With his characteristic insight and wit, the Harvard-educated Plimpton recounts his experiences in successfully talking his way into training camp - not as a reporter but as a player - with the Detroit Lions, practicing with the team, and actually taking snaps behind center in a preseason game.
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Through the course of a long and distinguished career in letters, George Plimpton has crafted an art form from participatory journalism, and Paper Lion is his big touchdown. In the mid-'60s, Plimpton joined the Detroit Lions at their preseason camp as a 36-year-old rookie quarterback wannabe, and stuck with the club through an intra-squad game before the paying public a month later. What resulted is one of the funniest and most insightful books ever written on the game; 30 years later it remains a major model of what was then blossoming into New Journalism. Plimpton's breezy style wonderfully captures the pressures and tensions rookies confront in trying to make it, the hijinks that pervade the atmosphere when 60 high-strung guys are forced to live together in close quarters, and the host of rites and rituals with which football loves to coat itself. Of course, Plimpton didn't make it as a football hero; he barely accounts himself with dignity on the field, which is just as well. You don't have to be a lion when you've got a typewriter that can roar.From the Back Cover:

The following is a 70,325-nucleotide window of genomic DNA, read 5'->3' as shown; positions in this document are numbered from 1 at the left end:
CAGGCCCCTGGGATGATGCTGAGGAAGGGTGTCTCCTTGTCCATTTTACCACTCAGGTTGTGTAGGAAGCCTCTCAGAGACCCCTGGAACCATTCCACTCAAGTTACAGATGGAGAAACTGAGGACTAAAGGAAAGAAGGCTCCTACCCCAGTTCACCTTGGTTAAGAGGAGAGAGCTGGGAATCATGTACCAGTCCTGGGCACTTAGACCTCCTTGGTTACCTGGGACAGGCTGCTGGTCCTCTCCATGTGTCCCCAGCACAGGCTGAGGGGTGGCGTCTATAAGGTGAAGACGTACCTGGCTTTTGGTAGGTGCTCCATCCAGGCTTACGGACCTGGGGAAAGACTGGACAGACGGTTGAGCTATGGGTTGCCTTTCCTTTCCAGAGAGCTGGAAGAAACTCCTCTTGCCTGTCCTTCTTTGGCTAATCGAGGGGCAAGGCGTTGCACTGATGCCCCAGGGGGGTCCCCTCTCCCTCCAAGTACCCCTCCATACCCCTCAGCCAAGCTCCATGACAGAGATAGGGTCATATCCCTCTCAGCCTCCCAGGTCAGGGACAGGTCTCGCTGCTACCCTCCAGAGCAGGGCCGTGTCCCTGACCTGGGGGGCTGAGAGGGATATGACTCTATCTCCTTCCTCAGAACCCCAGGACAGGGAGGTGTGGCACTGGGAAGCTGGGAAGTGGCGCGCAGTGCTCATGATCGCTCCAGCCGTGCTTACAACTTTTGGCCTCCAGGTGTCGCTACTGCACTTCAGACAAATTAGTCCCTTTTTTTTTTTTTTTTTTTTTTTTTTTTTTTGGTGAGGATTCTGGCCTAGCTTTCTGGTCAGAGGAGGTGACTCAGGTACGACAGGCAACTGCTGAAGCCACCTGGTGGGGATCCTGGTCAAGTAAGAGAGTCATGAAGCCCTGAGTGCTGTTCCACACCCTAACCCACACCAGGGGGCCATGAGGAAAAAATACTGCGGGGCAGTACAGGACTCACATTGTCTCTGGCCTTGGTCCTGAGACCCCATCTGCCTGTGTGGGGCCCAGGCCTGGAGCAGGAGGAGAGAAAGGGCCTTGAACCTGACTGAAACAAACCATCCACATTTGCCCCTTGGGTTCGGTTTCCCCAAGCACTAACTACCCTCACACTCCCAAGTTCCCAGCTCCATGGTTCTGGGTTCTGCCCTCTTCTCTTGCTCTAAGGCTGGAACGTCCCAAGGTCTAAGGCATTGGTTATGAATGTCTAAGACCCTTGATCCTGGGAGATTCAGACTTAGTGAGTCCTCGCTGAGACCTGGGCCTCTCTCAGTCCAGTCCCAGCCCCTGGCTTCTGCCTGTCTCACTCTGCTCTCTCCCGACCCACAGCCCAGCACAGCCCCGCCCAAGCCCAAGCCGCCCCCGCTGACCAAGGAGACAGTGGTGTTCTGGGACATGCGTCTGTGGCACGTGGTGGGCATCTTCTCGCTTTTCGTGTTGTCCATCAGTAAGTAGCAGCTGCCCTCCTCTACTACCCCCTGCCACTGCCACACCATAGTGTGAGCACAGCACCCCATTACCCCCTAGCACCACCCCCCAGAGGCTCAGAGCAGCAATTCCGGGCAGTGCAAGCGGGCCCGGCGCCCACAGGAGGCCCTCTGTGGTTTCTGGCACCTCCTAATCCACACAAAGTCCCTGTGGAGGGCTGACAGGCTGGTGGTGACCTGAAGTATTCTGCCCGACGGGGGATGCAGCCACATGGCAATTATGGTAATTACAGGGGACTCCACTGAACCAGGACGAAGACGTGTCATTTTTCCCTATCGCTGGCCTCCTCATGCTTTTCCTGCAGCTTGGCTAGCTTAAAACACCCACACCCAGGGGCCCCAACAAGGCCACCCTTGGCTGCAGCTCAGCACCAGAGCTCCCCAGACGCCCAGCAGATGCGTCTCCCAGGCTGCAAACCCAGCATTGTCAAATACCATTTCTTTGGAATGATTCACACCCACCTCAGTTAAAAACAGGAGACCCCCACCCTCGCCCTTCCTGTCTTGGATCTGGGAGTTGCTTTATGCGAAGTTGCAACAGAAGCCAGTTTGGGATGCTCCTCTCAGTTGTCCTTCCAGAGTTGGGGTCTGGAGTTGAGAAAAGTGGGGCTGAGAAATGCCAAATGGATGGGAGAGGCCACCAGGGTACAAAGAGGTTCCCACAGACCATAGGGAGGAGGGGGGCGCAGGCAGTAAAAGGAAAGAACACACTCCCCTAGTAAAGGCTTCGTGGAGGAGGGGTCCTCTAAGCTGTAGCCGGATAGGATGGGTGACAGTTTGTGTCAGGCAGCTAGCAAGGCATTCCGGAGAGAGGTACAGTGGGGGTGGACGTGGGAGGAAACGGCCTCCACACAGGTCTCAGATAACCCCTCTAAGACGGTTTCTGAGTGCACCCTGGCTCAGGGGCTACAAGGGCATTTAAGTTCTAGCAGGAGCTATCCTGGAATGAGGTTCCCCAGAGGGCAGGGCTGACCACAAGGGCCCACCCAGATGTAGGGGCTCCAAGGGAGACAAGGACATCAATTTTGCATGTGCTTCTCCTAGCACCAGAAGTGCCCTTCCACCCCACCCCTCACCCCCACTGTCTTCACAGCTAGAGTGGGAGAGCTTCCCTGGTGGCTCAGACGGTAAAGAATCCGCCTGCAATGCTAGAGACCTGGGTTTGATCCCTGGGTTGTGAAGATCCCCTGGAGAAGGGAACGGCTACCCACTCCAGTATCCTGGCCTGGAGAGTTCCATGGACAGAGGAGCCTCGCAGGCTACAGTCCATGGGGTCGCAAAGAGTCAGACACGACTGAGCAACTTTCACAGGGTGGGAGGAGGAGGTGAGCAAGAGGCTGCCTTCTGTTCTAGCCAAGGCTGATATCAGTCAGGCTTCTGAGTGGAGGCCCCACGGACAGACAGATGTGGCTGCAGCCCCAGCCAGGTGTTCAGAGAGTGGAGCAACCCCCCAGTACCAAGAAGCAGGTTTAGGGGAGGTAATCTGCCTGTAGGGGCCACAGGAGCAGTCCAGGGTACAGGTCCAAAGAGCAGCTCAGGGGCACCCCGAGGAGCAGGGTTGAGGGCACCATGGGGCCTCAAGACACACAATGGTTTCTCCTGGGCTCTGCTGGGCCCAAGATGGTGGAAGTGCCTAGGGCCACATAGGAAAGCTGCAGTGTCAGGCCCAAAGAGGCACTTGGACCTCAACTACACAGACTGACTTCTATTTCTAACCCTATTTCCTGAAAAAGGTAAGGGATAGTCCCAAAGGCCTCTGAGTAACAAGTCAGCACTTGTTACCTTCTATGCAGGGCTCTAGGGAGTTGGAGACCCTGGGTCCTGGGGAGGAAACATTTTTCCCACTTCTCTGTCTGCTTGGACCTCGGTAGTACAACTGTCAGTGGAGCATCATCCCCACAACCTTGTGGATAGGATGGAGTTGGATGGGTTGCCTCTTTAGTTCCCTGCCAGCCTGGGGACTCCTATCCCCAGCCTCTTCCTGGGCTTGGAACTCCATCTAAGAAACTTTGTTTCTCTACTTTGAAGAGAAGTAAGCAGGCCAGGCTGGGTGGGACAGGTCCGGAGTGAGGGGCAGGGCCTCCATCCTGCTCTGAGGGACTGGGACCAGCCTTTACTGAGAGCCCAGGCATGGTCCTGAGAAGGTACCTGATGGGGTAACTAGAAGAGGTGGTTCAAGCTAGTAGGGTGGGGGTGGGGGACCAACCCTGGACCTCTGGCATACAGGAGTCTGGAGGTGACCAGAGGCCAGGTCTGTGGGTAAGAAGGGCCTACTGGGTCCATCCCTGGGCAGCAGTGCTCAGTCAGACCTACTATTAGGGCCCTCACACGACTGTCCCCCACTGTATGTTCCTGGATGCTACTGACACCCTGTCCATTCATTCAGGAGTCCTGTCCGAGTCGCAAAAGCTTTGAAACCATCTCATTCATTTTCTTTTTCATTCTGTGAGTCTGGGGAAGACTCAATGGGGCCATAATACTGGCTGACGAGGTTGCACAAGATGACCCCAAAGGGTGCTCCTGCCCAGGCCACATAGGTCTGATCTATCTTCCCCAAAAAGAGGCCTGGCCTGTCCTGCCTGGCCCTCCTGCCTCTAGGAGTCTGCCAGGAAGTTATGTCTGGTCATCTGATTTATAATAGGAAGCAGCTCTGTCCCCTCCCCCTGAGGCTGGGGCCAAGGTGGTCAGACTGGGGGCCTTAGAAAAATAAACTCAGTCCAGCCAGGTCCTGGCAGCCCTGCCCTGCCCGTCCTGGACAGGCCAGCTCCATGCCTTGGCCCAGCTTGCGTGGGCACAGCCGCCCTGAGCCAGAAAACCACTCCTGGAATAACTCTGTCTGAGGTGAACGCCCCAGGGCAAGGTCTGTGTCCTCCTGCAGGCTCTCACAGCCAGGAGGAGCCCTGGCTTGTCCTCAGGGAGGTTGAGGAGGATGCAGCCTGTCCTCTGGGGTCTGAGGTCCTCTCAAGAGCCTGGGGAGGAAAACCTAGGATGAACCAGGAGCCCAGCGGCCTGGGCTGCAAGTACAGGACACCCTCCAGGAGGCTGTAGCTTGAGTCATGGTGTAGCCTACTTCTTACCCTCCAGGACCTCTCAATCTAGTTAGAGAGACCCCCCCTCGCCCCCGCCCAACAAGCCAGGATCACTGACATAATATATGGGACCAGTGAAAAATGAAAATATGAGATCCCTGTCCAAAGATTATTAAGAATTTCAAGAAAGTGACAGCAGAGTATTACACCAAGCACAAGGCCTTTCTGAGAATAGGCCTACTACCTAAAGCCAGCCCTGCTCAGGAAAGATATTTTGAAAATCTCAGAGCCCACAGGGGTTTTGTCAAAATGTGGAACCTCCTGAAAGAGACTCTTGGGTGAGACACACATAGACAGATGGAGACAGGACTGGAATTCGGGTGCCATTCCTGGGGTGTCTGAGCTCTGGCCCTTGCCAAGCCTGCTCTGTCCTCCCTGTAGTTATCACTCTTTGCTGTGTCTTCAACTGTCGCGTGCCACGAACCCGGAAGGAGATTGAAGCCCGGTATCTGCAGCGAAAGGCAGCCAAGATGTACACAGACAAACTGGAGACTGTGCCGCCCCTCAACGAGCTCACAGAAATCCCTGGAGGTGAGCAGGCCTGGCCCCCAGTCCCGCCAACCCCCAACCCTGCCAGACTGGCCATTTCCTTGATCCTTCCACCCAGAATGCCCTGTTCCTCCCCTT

A thirty-six-year-old rookie quarterback wannabe, George Plimpton joined the Detroit Lions for their preseason camp and stuck with the club through an exhibition game before the paying public a month later. The result is Paper Lion, a literary masterpiece about professional football that not only elevated participatory journalism to an art form, but that also remains one of the most insightful and hilarious books ever written on the game. No holds barred in this memorable inside look at football and how the professionals play it.
Plimpton – wearing number 0 – culminates his apprenticeship by calling a series of plays in an exhibition game in Pontiac Stadium. Naturally, Plimpton didn't make it as a last-string football hero; he barely affords himself a dignified account of his performance – netting minus 29 yards in his five plays – on the field, which is just as well. What remains is an enduring classic of professional football as it looks to a first-string writer.
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Book Description Lyons Press. PAPERBACK. Book Condition: New. 1599218097 New Condition. Bookseller Inventory # NEW7.0732354
Book Description Lyons Press, 2009. Paperback. Book Condition: New. Never used!. Bookseller Inventory # P111599218097
Book Description Lyons Press, 2009. Paperback. Book Condition: New. Anv. Bookseller Inventory # DADAX1599218097